High meat prices in war-torn Syria are forcing locals to seek alternatives and one charity in Idlib has turned to rabbits to stem the problem. Some 138 rabbits brought into the opposition-held part of Idlib from Turkey, a supporter of the Syrian opposition, multiplied to about 700 in two months thanks to the extraordinary breeding habits of the animals. The Syria-based Beled charity hopes it will resolve the problem of meat consumption for the poor.
Muhammad al-Drubi, who oversees the rabbit breeding program, told Anadolu Agency (AA) that they offer the utmost care for the rabbits and they plan to increase the quality by mating different breeds.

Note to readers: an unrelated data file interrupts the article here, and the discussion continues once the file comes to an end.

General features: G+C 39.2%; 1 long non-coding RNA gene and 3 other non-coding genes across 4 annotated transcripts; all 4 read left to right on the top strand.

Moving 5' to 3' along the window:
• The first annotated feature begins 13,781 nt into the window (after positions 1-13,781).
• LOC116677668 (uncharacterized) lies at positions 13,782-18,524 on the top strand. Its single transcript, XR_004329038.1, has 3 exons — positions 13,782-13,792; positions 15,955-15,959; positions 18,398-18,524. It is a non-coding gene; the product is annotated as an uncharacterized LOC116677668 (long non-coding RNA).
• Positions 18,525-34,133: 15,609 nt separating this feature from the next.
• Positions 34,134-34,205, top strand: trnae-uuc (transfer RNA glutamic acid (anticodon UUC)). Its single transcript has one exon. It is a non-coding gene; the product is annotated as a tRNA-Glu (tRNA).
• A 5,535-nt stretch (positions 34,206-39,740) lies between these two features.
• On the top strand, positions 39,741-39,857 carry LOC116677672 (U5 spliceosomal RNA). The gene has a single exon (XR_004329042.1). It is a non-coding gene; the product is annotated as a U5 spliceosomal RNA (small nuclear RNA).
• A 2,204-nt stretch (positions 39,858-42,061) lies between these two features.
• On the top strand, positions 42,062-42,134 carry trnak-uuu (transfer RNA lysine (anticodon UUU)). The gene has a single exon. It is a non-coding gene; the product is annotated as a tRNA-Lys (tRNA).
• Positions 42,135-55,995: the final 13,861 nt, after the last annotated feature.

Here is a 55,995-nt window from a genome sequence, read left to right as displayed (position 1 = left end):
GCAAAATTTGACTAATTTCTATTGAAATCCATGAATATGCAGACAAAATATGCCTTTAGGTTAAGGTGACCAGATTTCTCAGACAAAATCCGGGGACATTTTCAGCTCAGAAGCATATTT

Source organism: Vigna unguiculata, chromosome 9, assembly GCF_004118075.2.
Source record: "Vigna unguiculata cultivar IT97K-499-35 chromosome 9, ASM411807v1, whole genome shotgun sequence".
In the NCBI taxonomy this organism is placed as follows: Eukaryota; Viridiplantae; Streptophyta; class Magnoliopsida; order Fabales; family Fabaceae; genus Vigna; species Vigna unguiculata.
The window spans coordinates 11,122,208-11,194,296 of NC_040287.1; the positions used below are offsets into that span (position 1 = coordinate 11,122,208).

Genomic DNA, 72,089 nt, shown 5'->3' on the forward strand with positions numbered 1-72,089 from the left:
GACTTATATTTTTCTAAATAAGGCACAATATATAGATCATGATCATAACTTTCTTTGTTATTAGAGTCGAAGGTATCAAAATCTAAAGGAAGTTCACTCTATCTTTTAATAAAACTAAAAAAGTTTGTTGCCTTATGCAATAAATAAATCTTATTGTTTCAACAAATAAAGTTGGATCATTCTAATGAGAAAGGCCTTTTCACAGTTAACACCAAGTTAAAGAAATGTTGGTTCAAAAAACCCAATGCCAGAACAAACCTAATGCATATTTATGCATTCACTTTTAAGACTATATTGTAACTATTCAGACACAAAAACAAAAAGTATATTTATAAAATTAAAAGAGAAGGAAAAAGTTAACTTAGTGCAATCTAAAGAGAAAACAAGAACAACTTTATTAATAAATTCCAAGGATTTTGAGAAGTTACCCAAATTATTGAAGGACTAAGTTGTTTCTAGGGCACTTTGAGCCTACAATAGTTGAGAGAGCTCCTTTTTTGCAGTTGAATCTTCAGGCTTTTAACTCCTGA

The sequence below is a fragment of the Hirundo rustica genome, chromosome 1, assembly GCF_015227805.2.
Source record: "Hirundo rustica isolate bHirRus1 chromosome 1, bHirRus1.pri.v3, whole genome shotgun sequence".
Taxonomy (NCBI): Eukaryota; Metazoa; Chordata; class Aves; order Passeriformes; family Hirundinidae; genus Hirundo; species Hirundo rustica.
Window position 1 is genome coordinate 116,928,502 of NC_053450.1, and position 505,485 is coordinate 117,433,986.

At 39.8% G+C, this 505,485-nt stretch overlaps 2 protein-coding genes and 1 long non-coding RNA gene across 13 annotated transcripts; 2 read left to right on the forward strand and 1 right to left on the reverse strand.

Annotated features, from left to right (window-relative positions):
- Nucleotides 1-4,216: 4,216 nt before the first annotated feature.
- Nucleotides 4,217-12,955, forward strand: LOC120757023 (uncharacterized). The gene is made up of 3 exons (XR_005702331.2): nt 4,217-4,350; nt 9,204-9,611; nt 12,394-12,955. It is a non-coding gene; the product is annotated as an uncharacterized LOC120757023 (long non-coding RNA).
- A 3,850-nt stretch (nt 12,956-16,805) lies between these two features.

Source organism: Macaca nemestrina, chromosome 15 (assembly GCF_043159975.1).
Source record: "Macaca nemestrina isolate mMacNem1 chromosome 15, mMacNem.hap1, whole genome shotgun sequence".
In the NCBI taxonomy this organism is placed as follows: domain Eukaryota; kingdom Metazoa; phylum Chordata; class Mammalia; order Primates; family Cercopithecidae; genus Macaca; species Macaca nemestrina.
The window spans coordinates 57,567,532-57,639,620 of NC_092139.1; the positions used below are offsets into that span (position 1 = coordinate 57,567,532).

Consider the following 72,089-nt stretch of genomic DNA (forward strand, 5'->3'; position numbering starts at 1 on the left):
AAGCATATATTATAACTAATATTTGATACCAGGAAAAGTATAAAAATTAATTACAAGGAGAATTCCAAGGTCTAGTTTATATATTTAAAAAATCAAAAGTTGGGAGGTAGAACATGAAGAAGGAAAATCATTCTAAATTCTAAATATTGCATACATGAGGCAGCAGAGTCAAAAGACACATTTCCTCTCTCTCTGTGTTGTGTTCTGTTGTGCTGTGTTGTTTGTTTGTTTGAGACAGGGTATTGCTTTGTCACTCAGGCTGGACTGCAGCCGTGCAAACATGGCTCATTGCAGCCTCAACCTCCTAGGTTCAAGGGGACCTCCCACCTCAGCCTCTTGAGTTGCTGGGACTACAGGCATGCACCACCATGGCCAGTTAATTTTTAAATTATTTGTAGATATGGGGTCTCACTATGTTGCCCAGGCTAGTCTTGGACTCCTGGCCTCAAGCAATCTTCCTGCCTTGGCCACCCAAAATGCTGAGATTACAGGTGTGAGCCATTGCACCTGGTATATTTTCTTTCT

Six years of civil war that devastated Syria's economy has limited people's access to red meat, one of the many commodities whose prices have skyrocketed due to the scarcity of livestock, increased transportation prices and other factors. Idlib and other opposition-held areas depend on humanitarian aid, and Turkey, both with private-run charities and state-run agencies, has spearheaded the humanitarian efforts. Idlib, the scene of intra-opposition conflict that left about 1 million residents in the crossfire, suffers from electricity and food shortages. Turkey has repeatedly called on the international community to exert efforts to ensure the establishment of de-escalation zones to provide a relatively safe environment for civilians trapped in the conflict.
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